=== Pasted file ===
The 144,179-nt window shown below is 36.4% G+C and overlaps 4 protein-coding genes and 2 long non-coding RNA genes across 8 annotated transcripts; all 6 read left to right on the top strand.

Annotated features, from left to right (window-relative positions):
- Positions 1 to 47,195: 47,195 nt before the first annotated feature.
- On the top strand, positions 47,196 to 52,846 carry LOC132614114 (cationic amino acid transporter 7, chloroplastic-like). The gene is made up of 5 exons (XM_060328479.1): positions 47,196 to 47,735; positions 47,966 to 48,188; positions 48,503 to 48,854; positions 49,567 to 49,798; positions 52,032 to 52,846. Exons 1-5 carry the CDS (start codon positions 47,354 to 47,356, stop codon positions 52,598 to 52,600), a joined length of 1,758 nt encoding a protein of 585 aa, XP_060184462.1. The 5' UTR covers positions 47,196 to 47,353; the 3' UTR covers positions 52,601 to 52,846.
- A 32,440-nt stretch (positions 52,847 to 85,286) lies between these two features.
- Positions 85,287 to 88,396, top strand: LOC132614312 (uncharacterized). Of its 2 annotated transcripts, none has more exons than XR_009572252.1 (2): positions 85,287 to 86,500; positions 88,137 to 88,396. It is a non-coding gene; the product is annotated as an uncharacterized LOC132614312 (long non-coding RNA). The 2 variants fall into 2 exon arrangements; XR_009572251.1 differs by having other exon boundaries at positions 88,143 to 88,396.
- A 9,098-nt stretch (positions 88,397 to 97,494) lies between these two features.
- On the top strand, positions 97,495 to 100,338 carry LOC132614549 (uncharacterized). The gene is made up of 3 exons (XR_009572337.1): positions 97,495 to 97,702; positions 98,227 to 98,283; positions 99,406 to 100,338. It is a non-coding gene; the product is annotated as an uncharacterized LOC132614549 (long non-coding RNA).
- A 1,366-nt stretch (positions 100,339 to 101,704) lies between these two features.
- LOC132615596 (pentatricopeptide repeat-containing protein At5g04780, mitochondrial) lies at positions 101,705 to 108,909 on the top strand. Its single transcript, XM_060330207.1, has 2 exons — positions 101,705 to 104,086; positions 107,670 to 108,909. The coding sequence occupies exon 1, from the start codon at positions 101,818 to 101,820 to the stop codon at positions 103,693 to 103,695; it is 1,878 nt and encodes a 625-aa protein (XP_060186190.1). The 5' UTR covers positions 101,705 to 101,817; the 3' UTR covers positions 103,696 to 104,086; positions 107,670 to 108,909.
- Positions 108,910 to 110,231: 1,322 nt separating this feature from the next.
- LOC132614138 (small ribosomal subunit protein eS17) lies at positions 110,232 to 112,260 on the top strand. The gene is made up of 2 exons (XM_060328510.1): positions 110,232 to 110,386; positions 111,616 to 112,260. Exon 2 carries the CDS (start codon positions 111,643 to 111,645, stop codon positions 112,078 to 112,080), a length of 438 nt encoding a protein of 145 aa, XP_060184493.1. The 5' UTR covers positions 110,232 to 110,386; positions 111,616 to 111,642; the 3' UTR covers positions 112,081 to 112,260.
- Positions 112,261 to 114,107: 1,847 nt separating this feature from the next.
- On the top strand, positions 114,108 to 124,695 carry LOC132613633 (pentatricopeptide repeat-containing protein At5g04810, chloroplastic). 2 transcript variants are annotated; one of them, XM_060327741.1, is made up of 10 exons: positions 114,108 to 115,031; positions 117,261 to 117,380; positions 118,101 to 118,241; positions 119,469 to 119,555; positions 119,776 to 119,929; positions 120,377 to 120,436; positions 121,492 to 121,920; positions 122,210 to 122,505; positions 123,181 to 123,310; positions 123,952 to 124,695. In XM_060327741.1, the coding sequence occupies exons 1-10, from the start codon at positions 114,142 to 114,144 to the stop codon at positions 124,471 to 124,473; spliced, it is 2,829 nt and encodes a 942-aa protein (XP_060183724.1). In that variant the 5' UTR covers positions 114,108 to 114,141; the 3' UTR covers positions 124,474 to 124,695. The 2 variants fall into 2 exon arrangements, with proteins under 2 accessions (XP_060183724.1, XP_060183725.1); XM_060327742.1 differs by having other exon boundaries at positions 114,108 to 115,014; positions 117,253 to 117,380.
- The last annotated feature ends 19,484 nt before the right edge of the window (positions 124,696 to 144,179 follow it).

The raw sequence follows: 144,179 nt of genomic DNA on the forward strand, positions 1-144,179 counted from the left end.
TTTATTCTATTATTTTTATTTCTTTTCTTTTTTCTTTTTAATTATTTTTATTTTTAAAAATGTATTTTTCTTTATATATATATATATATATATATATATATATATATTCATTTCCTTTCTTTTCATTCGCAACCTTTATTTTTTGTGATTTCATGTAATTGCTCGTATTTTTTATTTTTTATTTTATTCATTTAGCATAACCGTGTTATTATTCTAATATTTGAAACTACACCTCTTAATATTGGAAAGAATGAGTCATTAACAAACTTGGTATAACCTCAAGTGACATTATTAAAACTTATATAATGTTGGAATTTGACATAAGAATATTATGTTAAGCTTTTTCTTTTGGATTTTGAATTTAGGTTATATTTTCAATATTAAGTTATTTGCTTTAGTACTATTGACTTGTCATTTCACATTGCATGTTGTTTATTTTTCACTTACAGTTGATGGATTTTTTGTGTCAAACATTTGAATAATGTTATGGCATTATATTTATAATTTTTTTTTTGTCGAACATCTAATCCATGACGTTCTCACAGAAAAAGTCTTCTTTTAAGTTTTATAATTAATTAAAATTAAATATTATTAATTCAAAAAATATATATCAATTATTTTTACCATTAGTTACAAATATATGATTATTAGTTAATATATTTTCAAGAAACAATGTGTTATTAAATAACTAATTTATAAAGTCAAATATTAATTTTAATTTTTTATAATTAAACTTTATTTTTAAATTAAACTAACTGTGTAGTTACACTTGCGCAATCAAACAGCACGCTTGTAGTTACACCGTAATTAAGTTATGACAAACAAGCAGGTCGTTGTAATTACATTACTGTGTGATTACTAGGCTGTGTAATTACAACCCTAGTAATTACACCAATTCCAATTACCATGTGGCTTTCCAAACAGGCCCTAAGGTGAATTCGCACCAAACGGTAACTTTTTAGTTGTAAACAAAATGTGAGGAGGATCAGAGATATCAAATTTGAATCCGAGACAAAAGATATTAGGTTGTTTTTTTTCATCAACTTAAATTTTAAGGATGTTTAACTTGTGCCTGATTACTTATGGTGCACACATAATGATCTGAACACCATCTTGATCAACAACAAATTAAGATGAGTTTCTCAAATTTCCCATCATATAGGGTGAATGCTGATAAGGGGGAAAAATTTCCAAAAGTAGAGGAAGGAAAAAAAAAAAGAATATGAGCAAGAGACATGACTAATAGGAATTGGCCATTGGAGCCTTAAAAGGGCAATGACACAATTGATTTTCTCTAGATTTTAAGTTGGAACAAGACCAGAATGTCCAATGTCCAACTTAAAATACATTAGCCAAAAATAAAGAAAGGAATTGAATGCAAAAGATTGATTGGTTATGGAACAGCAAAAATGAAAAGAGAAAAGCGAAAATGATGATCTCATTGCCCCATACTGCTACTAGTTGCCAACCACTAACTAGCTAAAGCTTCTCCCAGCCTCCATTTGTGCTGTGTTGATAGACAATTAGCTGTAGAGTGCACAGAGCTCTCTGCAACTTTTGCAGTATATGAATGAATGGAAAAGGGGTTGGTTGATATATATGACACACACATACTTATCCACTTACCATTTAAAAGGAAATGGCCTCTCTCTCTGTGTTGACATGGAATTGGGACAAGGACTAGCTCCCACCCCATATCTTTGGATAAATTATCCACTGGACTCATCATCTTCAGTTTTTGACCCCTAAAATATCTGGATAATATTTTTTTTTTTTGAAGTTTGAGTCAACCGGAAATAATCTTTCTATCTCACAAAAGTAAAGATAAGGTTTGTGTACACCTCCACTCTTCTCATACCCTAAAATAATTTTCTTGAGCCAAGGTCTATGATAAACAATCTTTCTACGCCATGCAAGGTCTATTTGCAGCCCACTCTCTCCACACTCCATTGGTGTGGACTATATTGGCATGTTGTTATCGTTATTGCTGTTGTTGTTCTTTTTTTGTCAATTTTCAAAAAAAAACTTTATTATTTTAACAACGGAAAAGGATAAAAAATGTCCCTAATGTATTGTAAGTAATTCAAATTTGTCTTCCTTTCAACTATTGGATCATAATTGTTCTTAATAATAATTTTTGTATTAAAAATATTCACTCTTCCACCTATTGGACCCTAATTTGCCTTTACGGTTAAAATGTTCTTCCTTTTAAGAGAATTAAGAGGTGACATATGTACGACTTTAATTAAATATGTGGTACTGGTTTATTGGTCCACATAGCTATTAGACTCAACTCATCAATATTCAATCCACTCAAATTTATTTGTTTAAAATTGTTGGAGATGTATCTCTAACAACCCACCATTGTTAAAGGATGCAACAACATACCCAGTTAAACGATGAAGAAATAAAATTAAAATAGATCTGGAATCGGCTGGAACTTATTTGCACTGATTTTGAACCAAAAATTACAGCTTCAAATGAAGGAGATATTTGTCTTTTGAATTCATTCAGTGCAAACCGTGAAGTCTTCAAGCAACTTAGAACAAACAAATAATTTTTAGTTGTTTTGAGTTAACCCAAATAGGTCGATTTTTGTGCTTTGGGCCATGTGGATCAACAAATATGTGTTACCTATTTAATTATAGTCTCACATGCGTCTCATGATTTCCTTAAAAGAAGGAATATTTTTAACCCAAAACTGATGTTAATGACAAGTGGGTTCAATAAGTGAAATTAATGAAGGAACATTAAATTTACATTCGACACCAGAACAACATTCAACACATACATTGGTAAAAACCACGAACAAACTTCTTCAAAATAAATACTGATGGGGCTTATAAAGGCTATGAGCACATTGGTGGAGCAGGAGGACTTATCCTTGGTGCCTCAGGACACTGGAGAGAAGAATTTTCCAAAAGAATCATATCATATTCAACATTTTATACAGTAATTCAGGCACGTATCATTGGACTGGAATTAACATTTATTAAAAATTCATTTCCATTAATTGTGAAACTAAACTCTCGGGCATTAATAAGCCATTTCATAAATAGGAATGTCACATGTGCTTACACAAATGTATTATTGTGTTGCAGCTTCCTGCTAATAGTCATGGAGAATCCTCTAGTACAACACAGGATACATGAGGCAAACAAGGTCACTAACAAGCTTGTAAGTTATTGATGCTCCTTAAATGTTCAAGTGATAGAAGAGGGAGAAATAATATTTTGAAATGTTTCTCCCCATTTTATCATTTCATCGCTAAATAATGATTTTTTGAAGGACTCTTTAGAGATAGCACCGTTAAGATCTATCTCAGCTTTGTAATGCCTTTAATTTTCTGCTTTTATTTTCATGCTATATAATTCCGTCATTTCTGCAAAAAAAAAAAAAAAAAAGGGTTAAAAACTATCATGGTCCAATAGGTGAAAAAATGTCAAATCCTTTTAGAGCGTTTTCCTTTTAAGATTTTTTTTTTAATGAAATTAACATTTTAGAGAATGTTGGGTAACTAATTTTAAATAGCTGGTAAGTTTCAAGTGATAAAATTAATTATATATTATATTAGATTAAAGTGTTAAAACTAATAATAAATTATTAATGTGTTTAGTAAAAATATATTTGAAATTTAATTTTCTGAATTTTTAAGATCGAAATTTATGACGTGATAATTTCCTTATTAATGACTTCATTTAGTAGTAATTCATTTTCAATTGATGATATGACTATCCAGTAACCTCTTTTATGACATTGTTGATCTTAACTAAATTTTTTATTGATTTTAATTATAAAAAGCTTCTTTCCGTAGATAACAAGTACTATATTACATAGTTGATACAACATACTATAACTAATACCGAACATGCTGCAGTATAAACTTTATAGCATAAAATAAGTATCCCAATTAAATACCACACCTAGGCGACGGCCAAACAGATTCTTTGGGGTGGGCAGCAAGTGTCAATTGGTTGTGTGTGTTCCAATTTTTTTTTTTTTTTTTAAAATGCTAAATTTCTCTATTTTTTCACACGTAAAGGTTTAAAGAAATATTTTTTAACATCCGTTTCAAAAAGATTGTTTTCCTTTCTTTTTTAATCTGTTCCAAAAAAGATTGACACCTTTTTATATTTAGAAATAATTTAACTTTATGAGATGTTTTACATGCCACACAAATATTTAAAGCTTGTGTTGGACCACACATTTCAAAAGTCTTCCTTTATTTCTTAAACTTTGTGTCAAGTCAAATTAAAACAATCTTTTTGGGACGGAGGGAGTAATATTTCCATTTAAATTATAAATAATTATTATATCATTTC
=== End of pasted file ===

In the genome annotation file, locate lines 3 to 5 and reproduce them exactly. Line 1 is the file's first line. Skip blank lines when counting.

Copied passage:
- Positions 1 to 47,195: 47,195 nt before the first annotated feature.
- On the top strand, positions 47,196 to 52,846 carry LOC132614114 (cationic amino acid transporter 7, chloroplastic-like). The gene is made up of 5 exons (XM_060328479.1): positions 47,196 to 47,735; positions 47,966 to 48,188; positions 48,503 to 48,854; positions 49,567 to 49,798; positions 52,032 to 52,846. Exons 1-5 carry the CDS (start codon positions 47,354 to 47,356, stop codon positions 52,598 to 52,600), a joined length of 1,758 nt encoding a protein of 585 aa, XP_060184462.1. The 5' UTR covers positions 47,196 to 47,353; the 3' UTR covers positions 52,601 to 52,846.
- A 32,440-nt stretch (positions 52,847 to 85,286) lies between these two features.